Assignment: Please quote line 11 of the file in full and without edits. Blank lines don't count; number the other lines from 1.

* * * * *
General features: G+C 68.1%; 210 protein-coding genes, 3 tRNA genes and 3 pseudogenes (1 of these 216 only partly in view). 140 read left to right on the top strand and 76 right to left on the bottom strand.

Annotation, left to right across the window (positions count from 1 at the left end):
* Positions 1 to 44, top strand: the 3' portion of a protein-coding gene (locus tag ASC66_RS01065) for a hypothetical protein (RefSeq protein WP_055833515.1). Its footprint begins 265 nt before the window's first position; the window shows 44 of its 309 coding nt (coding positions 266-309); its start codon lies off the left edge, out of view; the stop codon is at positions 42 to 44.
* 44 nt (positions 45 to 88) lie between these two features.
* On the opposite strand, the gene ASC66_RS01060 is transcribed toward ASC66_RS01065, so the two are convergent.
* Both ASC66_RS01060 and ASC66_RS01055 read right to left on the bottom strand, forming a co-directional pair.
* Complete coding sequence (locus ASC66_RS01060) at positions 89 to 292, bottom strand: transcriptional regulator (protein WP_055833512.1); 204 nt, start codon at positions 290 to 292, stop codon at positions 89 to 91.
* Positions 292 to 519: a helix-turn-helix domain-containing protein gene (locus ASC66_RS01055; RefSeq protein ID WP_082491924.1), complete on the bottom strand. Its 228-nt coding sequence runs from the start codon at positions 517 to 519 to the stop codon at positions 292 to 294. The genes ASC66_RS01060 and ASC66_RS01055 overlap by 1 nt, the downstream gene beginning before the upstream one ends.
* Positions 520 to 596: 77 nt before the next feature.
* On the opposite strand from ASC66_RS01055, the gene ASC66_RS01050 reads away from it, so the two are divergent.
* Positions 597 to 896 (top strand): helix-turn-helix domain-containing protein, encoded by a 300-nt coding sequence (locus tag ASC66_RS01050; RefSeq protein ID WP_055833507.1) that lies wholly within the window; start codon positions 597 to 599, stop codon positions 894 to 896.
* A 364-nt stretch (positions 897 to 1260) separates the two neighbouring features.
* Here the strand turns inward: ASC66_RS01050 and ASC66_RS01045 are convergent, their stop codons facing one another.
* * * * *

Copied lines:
* Positions 597 to 896 (top strand): helix-turn-helix domain-containing protein, encoded by a 300-nt coding sequence (locus tag ASC66_RS01050; RefSeq protein ID WP_055833507.1) that lies wholly within the window; start codon positions 597 to 599, stop codon positions 894 to 896.